Today Chiricahua are enrolled in two federally recognized tribes in the United States: the Fort Sill Apache Tribe, located near Apache, Oklahoma with a reservation in Los Lunas, New Mexico, and the Mescalero Apache Tribe of the Mescalero Reservation near Ruidoso, New Mexico the San Carlos Apache Tribe, Arizona does have Chiricahua Apache people there also.
The Chiricahua Apache were initially given their name by the Spanish. They are also known as the Chiricagui, Apaches de Chiricahui, Chiricahues, Chilicague, Chilecagez, and Chiricagua. The White Mountain Apache, including the Cibecue and Bylas groups of the Western Apache, called them Ha'i’ą́há and the San Carlos Apache called them Hák'ą́yé both meaning ″'Eastern Sunrise, i.e. People in the East". Navajo call the Chiricahua Chíshí.
Their autonym for themselves is depending on the dialect simply Nde, Ne, Néndé, Héndé or Hen-de - ″The People, Men″, they never called themselves ″Apaches″. Sometimes it is noted that all Apaches called the Americans and European settlers (with exception of the Mexicans) pindah-lickoyee ("White Eyes"), but this seems an appellation from Mescalero and Lipan Apache bands, the Chiricahua bands called the whites daadatlijende (″Blue/green eye people″) or indaaligande (″white skinned people″ or literally ″strange, not Apache people, which are white skinned″).
Several loosely affiliated bands of Apache came improperly to be usually known as the Chiricahuas. These included the Chokonen (recte: Tsokanende), the Chihenne (recte: Tchihende), the Nednai (Nednhi) and Bedonkohe (recte, both of them together: Ndendahe). Today, all are commonly referred to as Chiricahua, but they were not historically a single band nor the same Apache division, being more correctly identified, all together, as "Central Apaches".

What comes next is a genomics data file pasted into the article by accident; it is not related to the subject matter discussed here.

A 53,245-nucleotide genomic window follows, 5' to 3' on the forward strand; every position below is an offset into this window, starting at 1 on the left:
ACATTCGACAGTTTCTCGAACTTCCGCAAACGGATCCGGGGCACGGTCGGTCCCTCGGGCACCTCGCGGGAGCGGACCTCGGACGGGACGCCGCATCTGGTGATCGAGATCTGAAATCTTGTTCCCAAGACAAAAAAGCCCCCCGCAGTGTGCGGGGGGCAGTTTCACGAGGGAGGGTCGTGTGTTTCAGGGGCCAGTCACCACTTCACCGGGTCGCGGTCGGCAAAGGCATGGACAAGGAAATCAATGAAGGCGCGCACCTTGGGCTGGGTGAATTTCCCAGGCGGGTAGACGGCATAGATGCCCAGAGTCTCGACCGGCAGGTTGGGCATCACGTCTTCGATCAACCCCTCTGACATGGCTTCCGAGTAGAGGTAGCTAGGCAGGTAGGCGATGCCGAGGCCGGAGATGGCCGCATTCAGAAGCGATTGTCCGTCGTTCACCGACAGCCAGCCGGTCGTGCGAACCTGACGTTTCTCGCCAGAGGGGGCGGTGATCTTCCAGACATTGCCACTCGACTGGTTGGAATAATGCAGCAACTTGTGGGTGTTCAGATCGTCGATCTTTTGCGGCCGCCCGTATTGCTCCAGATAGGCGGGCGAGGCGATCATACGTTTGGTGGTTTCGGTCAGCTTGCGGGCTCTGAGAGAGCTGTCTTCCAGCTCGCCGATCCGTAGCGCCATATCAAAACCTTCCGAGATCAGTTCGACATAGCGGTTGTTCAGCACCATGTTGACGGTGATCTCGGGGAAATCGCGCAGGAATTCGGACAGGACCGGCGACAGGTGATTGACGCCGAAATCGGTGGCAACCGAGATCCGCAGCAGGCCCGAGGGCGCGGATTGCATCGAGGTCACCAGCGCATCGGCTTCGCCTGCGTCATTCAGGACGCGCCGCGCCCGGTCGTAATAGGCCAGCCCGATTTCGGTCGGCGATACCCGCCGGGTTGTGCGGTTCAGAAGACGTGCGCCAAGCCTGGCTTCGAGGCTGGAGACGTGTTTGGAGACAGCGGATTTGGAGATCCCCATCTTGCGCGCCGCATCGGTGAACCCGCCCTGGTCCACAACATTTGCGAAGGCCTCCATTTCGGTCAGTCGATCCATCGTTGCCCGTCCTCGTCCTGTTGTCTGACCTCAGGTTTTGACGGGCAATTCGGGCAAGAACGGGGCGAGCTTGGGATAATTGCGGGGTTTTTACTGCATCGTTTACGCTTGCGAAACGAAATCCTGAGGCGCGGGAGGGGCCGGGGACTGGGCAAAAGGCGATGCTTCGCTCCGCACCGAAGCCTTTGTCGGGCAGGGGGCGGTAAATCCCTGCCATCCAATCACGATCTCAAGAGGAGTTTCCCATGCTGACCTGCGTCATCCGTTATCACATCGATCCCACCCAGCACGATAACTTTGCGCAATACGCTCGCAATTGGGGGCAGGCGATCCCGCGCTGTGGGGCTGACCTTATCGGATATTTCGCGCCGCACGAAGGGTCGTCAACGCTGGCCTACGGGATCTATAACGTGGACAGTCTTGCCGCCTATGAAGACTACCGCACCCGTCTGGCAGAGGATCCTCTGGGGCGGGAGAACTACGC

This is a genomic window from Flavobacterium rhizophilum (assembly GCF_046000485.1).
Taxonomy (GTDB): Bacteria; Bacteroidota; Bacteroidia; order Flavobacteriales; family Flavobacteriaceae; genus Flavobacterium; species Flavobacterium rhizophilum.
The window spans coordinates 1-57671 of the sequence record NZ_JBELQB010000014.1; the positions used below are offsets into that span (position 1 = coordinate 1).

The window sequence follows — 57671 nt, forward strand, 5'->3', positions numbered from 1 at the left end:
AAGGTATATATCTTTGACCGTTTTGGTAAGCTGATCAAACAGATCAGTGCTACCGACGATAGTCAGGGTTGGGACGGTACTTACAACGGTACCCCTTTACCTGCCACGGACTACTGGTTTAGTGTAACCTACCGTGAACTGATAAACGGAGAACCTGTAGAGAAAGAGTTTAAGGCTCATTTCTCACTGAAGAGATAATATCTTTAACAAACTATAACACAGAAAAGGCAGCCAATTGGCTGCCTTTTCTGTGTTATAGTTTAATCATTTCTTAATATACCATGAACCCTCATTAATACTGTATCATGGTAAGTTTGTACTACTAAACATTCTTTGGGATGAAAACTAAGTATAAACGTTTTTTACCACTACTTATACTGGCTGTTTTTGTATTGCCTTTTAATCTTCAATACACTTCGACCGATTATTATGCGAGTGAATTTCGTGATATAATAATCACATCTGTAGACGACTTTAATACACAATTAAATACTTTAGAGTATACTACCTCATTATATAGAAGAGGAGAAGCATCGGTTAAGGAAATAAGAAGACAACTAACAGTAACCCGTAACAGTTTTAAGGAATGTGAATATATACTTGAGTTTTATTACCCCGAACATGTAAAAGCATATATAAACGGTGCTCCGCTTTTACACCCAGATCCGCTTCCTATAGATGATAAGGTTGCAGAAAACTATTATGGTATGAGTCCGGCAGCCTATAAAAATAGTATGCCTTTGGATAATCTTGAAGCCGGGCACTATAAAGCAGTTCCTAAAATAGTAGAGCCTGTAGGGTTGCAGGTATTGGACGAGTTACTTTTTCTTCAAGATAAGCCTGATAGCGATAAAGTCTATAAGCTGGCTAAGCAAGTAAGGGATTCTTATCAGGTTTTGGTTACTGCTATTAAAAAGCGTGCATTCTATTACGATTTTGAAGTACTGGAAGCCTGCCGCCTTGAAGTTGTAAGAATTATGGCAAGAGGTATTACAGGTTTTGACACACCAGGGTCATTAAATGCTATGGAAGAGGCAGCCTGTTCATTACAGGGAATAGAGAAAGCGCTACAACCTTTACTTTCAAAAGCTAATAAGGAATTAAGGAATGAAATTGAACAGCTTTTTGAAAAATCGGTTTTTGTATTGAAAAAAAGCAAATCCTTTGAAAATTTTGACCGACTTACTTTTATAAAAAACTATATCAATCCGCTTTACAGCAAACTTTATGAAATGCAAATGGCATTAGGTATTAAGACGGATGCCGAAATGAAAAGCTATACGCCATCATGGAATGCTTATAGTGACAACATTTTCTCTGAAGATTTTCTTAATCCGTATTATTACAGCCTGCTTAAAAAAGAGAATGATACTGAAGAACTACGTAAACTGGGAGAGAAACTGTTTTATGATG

Many other bands and groups of Apachean language-speakers ranged over eastern Arizona and the American Southwest. The bands that are grouped under the Chiricahua term today had much history together: they intermarried and lived alongside each other, and they also occasionally fought with each other. They formed short-term as well as longer alliances that have caused scholars to classify them as one people.
The Apachean groups and the Navajo peoples were part of the Athabaskan migration into the North American continent from Asia, across the Bering Strait from Siberia. As the people moved south and east into North America, groups splintered off and became differentiated by language and culture over time. Some anthropologists believe that the Apache and the Navajo were pushed south and west into what is now New Mexico and Arizona by pressure from other Great Plains Indians, such as the Comanche and Kiowa. Among the last of such splits were those that resulted in the formation of the different Apachean bands whom the later Europeans encountered: the southwestern Apache groups and the Navajo. Although both speaking forms of Southern Athabaskan, the Navajo and Apache have become culturally distinct.
The Tsokanende (Chiricahua) Apache division was once led, from the beginning of the 18th century, by chiefs such as Pisago Cabezon, Relles, Posito Moraga, Yrigollen, Tapilà, Teboca, Vivora, Miguel Narbona, Esquinaline, and finally Cochise (whose name was derived from the Apache word Cheis, meaning "having the quality of oak") and, after his death, his sons Tahzay and, later, Naiche, under the guardianship of Cochise's war chief and brother-in-law Nahilzay, and the independent chiefs Chihuahua, Ulzana, Skinya and Pionsenay; Tchihende (Mimbreño) people was led, during the same period, by chiefs as Juan Josè Compa, Fuerte a.k.a. Soldado Fiero, Mangas Coloradas, Cuchillo Negro, Delgadito, Ponce, Nana, Victorio, Loco, Mangus; Ndendahe Apache people, in the meanwhile, was led by Mahko and, after him, Mano Mocha, Coleto Amarillo, Luis, Laceres, Felipe, Natiza, and finally Juh and Goyaałé (known to the Americans as Geronimo). After Victorio's death, Nana, Geronimo, Mangus (youngest Mangas Coloradas' son) and youngest Cochise's son Naiche were the last leaders of the Central Apaches, and their mixed Apache group was the last to continue to resist U.S. government control of the American Southwest.